I’ve got to be honest. When I was a kid, Go-Bots baffled me. More to the point, people who liked Go-Bots baffled me. I mean, seriously. Why would anyone play with Go-Bots when there were perfectly good Transformers to be had? Go-Bots kind of sucked. No, not kind of. They were dumb and clunky and their robot-to-vehicle change usually amounted to standing them up. They had a lousy cartoon with a lousy theme song.
August 5, 2016 / 3 Comments
I know I said I’d talk about chefs when I got back from SDCC—which, granted, was two weeks ago—but I want to put that order on hold for a little bit.
Over the past week or so, I’ve interacted with a few different folks online. And while online interaction doesn’t work the same as face-to-face conversations, it still got me thinking about communication and points of view and characters.
Which, of course, made me think about Go-Bots.
Hell, there were Go-Bots that turned into rocks. Seriously. Rock Lords turned from robots into lumpy, dull-gray balls. That’s some serious, hardcore play action right there.
Kids who liked Go-Bots were stupid. No question about it.
Thing is, as I got older, I actually came to realize why some people had this odd affection for Go-Bots, and still do to this day. Their simplicity wasn’t a flaw, it was a feature. They had a different story behind them, and what they were worked fine for that narrative. In the end, they were just a different kind of toy for different kinds of kids (or nostalgic collectors).
Of course, as adults we can argue about X-Box versus PlayStation. Or Hunger Games versus Twilight. Or socialism versus capitalism.
As a writer, though, I need to be able to see both sides of any of these discussions. That’s how I end up with a great cast of characters—a group of people who embody different beliefs and cultures. They don’t all act and think and sound the same.
I’ve talked about this a bit before with villains. Everybody in the story thinks they’re the hero, including the baddie. They believe what they’re doing is right and just. So to have a good villain, I need to be able to see things from their point of view. I need to be able to identify and understand with how they feel.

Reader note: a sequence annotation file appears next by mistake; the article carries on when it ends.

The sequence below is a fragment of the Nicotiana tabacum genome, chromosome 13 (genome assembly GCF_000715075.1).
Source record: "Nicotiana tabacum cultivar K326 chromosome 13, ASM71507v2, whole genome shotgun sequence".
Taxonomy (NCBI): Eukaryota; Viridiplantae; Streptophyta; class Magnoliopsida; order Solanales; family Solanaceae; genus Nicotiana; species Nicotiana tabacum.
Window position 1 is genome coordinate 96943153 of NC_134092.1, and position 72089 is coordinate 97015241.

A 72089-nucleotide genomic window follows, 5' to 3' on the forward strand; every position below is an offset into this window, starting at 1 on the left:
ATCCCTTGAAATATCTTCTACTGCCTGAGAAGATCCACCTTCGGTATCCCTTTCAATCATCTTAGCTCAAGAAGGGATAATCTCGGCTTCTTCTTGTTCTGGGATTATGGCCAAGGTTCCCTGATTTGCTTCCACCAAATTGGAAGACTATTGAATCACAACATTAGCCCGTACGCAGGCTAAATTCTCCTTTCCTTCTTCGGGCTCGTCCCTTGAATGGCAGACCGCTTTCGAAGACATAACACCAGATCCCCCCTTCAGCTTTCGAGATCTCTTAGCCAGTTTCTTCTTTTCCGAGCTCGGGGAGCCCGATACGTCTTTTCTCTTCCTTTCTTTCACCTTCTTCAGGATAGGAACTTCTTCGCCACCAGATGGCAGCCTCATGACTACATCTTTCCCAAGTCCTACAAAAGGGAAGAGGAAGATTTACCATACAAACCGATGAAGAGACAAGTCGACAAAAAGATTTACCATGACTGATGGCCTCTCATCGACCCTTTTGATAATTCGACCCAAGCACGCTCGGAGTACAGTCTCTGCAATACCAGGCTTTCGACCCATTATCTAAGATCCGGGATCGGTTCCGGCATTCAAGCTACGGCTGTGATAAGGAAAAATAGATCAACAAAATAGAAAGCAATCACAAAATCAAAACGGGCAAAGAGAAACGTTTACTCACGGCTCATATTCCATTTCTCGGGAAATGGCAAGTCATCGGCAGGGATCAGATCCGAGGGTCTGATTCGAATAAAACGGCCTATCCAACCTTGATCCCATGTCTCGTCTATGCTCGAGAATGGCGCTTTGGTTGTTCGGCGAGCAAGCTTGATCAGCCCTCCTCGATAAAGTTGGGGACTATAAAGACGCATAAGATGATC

We all know what it’s like when every character sounds just like the author. Or when they all agree with all the author’s beliefs. We’ve all read that short story or the first few chapters of that book or sat through the first half of that movie. It usually means I’m pounding home a message. Or I’m just not a very good writer. Sometimes both. And if this is the kind of story I’m writing, I almost always end up with muah-ha-hah, mustache-twirling villains that feel like they’re… well, straight out of a Go-Bots cartoon.
Female or male. Progressive or conservative. Pro-life or pro-choice. Young or old. Rich or poor. Christian or atheist. Black, brown, white, or Asian. Omnivore, vegetarian, or vegan. Straight, gay, lesbian, bisexual, or asexual.
Y’see, Timmy, in order to be a good writer, I need to be able to see things more than one way. This just isn’t a profession for the narrow-minded, unless I’m looking to only appeal to a similarly narrow-minded audience. I have to be open. I have to be willing to learn. I have to be able to see other viewpoints
One of the main characters of my Ex-Heroes series is a black, bisexual woman. I work like hell to make sure she sounds as real as possible, despite the fact that I am not one of these things myself. It’s important to me. And I worry constantly that I’ll have her do or say something that will offend somebody. But I don’t want to be the straight, progressive white guy who only writes about other straight, progressive white guys and makes everyone else a secondary character at best.
Because if I couldn’t see anyone else’s viewpoint… that’s all I’d be able to write.
Next time—unless somebody wants to make a request in the comments—I’m probably going to go all passive-aggressive on you.
Until then… go write.